A crew of young environmental activists execute a daring mission to sabotage an oil pipeline in this taut and timely thriller that is part high-stakes heist, part radical exploration of the climate crisis.
Julian Langer and I often haunt the same spaces. Julian is writing a story, the first chapter of which is here. It resonates with similar forest spirit themes I am working with these days. Looking forward to more in the future.
Nashville shooter Audrey Hale’s manifesto is a “blueprint on total destruction” which the FBI are stalling releasing, according to local politicians, who describe its contents as “astronomically dangerous”.
As the U.S. deals with a nationwide swatting wave, Motherboard has traced much of the activity to a particular swatting-as-a-service account on Telegram. Torswats uses synthesized voices to pressure law enforcement to specific locations.
Hundreds of teenagers flooded into Downtown Chicago on Saturday night, smashing car windows, trying to get into Millennium Park, and prompting a major police response. A woman whose car was smashed by people jumping on the windshield said her husband was beaten as he sat in the driver’s seat. Police were escorting tourists and others back to their cars in the Millennium Park garage.
Models show that currents could slow by more than 40 percent within 30 years, with potentially devastating effects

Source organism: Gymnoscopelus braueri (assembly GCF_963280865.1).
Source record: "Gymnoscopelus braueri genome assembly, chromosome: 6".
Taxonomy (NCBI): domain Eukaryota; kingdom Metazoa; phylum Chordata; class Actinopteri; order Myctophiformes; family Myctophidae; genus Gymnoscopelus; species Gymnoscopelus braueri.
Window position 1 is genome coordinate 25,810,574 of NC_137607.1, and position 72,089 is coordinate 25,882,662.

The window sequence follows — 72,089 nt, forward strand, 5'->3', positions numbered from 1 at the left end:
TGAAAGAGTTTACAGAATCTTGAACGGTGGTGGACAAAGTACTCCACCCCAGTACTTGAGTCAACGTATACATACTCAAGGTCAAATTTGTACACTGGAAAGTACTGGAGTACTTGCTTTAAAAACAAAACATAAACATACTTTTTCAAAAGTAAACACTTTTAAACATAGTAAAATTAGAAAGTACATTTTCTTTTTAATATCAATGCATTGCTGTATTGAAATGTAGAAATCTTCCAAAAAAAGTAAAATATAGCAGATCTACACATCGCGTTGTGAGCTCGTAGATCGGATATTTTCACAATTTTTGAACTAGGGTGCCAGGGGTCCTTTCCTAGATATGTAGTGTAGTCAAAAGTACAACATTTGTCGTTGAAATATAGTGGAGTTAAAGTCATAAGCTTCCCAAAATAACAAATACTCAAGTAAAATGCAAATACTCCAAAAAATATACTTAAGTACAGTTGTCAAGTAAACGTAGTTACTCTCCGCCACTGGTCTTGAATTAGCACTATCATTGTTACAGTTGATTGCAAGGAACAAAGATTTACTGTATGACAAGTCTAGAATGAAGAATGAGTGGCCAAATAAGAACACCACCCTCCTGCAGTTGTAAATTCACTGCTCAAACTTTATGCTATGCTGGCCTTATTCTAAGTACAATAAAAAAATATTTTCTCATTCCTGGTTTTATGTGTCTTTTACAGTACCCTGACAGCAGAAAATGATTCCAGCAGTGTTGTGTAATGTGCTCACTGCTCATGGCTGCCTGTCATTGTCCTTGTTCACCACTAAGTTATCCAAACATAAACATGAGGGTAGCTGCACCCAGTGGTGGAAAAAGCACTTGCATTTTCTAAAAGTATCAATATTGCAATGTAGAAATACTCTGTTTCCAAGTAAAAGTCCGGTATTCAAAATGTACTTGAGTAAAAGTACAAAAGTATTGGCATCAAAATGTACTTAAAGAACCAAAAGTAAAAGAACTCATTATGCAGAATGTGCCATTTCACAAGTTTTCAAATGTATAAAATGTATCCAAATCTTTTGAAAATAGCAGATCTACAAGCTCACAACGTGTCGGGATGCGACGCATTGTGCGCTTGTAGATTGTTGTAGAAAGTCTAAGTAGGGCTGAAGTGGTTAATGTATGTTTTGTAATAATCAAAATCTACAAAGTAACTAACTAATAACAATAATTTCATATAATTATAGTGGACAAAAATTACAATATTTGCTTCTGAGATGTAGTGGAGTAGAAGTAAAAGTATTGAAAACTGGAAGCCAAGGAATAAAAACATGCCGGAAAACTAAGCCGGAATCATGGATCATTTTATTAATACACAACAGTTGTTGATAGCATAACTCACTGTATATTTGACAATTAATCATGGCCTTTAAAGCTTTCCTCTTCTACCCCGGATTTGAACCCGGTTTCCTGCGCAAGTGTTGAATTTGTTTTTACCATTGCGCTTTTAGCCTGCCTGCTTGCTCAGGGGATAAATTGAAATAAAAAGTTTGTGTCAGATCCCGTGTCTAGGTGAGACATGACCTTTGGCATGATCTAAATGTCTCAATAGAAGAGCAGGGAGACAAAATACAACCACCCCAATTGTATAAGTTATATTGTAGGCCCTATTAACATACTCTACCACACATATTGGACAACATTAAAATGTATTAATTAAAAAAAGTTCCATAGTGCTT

s Antarctic ice melts, all of that fresh water pours into the ocean, essentially diluting it by reducing its salinity. That, in turn, is dramatically slowing the currents that, like a conveyor belt, carry oxygen, carbon dioxide, and nutrients through the sea and around the world.
A study published last week in the journal Nature modeled the impacts of this phenomenon, called overturning circulation, on the deepest ocean currents, particularly in the southern hemisphere. It found that the world is on the verge of a potentially catastrophic slowdown, which could have a devastating effect on climate change, marine ecosystems, and the stability of Antarctic ice.
“Our modeling shows that if global carbon emissions continue at the current rate, then the Antarctic overturning will slow by more than 40 per cent in the next 30 years, and on a trajectory that looks headed towards collapse,” lead researcher Matthew England, an oceanographer and climate scientist at the University of New South Wales, said at a new conference announcing the findings, according to BBC.